Now that Intarcia has come out ahead of Merck's Januvia in the latest study of its implanted extended-release option ITCA-650, some analysts are wondering how the next wrinkle in the big diabetes drug competition will play out.
Novo Nordisk has gone on a shopping spree in Indiana, picking up a pair of biotechs co-founded by Eli Lilly R&D veteran Richard DiMarchi. The startups, the oldest of which was founded in 2013, are both developing protein-based diabetes drugs based on research performed by DiMarchi.
After announcing a $2 billion manufacturing investment Wednesday--and launching a late-stage trial of its oral semaglutide drug to boot--the Danish drugmaker now says it's buying two private biopharma research companies specializing in diabetes and related metabolic problems.
Novo Nordisk has hit a roadblock in its drive to expand the label for Victoza to cover use in Type 1 diabetics. The snag arose when Victoza failed to deliver hypoglycaemic benefit experienced by Type 2 diabetics in people with the other form of the disease in a Phase III trial.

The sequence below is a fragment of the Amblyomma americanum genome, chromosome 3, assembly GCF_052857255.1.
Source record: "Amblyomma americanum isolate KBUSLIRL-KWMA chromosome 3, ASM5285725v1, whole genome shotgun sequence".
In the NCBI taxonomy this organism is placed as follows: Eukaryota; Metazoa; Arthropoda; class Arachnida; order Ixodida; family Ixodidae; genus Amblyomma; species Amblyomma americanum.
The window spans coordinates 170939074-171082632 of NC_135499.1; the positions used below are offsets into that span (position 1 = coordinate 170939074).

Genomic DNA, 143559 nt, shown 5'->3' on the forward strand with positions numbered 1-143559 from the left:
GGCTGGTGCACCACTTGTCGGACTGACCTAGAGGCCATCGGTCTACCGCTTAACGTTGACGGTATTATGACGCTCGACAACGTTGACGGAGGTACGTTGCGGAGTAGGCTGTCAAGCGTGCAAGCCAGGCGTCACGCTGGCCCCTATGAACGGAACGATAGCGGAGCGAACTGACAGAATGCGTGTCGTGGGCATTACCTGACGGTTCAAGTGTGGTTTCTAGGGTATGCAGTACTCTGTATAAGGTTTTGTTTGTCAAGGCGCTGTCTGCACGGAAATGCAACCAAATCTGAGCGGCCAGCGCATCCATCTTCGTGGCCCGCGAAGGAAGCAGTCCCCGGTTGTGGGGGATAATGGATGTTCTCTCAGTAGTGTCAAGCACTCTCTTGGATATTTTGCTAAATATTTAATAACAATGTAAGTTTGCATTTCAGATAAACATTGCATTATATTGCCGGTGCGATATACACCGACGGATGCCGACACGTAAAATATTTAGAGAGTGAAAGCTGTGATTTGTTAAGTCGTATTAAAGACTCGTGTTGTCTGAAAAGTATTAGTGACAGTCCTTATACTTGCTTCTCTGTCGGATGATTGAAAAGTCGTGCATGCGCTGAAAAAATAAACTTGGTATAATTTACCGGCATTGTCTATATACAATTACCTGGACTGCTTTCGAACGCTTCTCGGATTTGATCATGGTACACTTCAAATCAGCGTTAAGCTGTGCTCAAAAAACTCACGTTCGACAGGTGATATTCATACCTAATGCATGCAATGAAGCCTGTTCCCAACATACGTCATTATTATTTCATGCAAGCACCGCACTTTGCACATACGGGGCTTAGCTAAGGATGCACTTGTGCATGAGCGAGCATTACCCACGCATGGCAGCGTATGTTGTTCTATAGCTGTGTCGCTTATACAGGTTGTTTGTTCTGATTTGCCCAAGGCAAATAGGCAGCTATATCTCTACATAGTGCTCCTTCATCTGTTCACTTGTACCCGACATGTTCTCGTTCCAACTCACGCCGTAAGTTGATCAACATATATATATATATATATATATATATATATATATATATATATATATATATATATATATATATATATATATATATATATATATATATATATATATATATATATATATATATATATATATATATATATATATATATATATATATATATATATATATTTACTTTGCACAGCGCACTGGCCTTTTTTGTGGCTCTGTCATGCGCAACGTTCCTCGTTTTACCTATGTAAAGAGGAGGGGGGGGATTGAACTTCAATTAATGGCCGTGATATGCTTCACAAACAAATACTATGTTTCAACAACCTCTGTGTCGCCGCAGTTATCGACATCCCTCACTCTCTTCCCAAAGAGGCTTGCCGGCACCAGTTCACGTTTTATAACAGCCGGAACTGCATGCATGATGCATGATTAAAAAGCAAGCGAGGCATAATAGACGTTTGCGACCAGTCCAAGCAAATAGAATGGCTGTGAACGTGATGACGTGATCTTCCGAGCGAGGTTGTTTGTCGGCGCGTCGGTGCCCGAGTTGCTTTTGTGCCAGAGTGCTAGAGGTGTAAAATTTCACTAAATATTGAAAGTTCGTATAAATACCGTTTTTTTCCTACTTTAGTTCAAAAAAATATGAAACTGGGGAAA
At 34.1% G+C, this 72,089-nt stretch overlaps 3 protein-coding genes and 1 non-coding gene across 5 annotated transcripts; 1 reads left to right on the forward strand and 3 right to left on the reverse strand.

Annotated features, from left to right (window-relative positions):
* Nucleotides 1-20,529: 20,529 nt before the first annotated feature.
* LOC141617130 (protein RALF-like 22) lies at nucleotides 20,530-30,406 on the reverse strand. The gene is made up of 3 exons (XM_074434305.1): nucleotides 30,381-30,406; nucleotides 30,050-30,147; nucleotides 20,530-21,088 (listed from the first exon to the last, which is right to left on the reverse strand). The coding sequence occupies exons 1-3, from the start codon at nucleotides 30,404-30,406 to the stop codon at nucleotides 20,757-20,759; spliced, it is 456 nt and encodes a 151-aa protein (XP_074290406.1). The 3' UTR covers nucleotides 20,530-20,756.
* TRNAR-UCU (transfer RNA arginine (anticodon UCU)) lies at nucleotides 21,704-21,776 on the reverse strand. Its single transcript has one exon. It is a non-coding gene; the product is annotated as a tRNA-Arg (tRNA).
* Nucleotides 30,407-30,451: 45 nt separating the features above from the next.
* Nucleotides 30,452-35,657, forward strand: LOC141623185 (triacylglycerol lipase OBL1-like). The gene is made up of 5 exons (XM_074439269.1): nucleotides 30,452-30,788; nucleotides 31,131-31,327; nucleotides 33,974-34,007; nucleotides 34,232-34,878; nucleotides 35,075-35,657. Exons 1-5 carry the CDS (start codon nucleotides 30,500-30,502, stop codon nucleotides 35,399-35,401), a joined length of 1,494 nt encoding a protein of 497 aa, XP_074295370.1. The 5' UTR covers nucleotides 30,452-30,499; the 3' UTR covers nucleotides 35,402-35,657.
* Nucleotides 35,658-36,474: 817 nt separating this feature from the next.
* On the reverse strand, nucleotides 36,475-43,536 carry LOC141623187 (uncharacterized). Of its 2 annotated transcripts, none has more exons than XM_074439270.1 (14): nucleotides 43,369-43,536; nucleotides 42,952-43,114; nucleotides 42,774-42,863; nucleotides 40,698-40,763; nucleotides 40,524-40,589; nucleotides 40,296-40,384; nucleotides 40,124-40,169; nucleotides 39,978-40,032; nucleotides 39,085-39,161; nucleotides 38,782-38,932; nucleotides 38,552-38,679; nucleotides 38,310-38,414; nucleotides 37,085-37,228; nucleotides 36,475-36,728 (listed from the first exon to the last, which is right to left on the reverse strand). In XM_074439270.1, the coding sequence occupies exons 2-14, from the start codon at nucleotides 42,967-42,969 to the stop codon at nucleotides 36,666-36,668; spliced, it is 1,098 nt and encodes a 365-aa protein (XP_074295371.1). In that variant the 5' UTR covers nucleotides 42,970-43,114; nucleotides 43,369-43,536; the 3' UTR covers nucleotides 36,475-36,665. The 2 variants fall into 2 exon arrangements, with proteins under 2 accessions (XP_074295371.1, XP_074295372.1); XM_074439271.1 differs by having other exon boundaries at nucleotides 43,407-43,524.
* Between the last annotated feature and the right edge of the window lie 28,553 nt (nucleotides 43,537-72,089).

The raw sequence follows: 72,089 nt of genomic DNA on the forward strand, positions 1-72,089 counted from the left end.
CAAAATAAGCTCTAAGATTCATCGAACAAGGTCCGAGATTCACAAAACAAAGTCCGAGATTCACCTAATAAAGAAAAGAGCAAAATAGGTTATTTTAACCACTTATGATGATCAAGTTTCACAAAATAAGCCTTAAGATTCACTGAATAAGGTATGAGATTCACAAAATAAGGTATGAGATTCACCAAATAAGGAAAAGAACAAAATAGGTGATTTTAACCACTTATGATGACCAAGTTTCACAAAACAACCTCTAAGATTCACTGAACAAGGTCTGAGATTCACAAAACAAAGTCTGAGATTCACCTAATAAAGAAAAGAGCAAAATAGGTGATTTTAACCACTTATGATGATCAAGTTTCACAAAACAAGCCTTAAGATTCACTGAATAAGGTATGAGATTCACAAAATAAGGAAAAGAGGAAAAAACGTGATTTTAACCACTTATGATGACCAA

Novo Nordisk has had filling, packaging and prefilled device manufacturing in Clayton, NC for years. Now the Danish drugmaker is betting its manufacturing future on the site. It will spend $1.2 billion on its first-ever U.S. API plant there and double the site's employment by adding 700 jobs.
With a game-changing oral diabetes treatment moving through clinical trials, Novo Nordisk will spend about $1.2 billion on its first API plant in the U.S., a project that is expected to bring 700 jobs. As part of the 5-year project, it will also expand a plant in Denmark.
Sorry, Victoza. Novo Nordisk has given up on the GLP-1 drug as a treatment for Type 1 diabetes, at least for now. A blockbuster in the Type 2 form of the disease, Victoza fell short in a new late-stage trial as an add-on to insulin therapy.
China's decision this week to spur innovation and approvals in drugs and medical devices has allowed for some long-term silver lining prospects for European drug makers after disappointing second quarter sales for most multinational firms there, Reuters reports.
Denmark's Novo Nordisk has filling, packaging and a device manufacturing in the U.S., but when it comes to its insulin API production, it has kept that close to home. But CEO Lars Rebien Sørensen says it looks like it might be time to open its first plant in the U.S.
Novo Nordisk is jumping on Genmab's antibody development platform in search of two new drug programs--and this time the Danish biotech company will not be focused on another cancer pact.